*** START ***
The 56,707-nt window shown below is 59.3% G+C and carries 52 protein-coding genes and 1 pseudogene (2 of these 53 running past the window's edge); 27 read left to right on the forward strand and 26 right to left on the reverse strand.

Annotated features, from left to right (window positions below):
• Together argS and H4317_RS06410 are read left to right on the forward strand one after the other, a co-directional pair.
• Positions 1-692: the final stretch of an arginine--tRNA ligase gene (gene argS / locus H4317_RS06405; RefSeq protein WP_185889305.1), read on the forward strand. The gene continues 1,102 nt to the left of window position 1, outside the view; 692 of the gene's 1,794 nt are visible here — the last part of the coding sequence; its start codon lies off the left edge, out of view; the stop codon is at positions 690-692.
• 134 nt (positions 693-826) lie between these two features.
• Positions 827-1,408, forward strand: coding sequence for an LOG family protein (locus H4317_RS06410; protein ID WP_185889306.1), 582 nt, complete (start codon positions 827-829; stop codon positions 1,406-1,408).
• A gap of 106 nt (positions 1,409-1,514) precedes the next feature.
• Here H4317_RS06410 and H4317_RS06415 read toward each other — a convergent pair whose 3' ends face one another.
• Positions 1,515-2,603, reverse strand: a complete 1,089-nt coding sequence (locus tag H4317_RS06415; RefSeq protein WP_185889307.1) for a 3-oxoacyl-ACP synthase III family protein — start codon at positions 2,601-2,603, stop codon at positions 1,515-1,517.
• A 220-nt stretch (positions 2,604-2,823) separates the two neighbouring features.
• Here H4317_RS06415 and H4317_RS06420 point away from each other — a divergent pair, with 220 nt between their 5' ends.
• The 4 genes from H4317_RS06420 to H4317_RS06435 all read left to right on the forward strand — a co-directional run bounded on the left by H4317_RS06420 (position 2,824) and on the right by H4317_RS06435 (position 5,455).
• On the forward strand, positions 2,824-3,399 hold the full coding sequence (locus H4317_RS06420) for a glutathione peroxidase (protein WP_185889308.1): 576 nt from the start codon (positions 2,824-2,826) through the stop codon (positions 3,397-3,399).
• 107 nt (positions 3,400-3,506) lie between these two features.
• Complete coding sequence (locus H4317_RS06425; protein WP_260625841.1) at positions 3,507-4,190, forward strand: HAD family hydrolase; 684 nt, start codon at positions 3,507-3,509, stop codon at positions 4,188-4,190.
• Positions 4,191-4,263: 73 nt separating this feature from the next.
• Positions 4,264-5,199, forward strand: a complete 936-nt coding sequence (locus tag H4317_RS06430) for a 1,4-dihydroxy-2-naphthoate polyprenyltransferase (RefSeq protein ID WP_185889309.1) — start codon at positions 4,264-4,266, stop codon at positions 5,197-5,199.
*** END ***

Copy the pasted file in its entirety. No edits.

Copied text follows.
The 56,707-nt window shown below is 59.3% G+C and carries 52 protein-coding genes and 1 pseudogene (2 of these 53 running past the window's edge); 27 read left to right on the forward strand and 26 right to left on the reverse strand.

Annotated features, from left to right (window positions below):
• Together argS and H4317_RS06410 are read left to right on the forward strand one after the other, a co-directional pair.
• Positions 1-692: the final stretch of an arginine--tRNA ligase gene (gene argS / locus H4317_RS06405; RefSeq protein WP_185889305.1), read on the forward strand. The gene continues 1,102 nt to the left of window position 1, outside the view; 692 of the gene's 1,794 nt are visible here — the last part of the coding sequence; its start codon lies off the left edge, out of view; the stop codon is at positions 690-692.
• 134 nt (positions 693-826) lie between these two features.
• Positions 827-1,408, forward strand: coding sequence for an LOG family protein (locus H4317_RS06410; protein ID WP_185889306.1), 582 nt, complete (start codon positions 827-829; stop codon positions 1,406-1,408).
• A gap of 106 nt (positions 1,409-1,514) precedes the next feature.
• Here H4317_RS06410 and H4317_RS06415 read toward each other — a convergent pair whose 3' ends face one another.
• Positions 1,515-2,603, reverse strand: a complete 1,089-nt coding sequence (locus tag H4317_RS06415; RefSeq protein WP_185889307.1) for a 3-oxoacyl-ACP synthase III family protein — start codon at positions 2,601-2,603, stop codon at positions 1,515-1,517.
• A 220-nt stretch (positions 2,604-2,823) separates the two neighbouring features.
• Here H4317_RS06415 and H4317_RS06420 point away from each other — a divergent pair, with 220 nt between their 5' ends.
• The 4 genes from H4317_RS06420 to H4317_RS06435 all read left to right on the forward strand — a co-directional run bounded on the left by H4317_RS06420 (position 2,824) and on the right by H4317_RS06435 (position 5,455).
• On the forward strand, positions 2,824-3,399 hold the full coding sequence (locus H4317_RS06420) for a glutathione peroxidase (protein WP_185889308.1): 576 nt from the start codon (positions 2,824-2,826) through the stop codon (positions 3,397-3,399).
• 107 nt (positions 3,400-3,506) lie between these two features.
• Complete coding sequence (locus H4317_RS06425; protein WP_260625841.1) at positions 3,507-4,190, forward strand: HAD family hydrolase; 684 nt, start codon at positions 3,507-3,509, stop codon at positions 4,188-4,190.
• Positions 4,191-4,263: 73 nt separating this feature from the next.
• Positions 4,264-5,199, forward strand: a complete 936-nt coding sequence (locus tag H4317_RS06430) for a 1,4-dihydroxy-2-naphthoate polyprenyltransferase (RefSeq protein ID WP_185889309.1) — start codon at positions 4,264-4,266, stop codon at positions 5,197-5,199.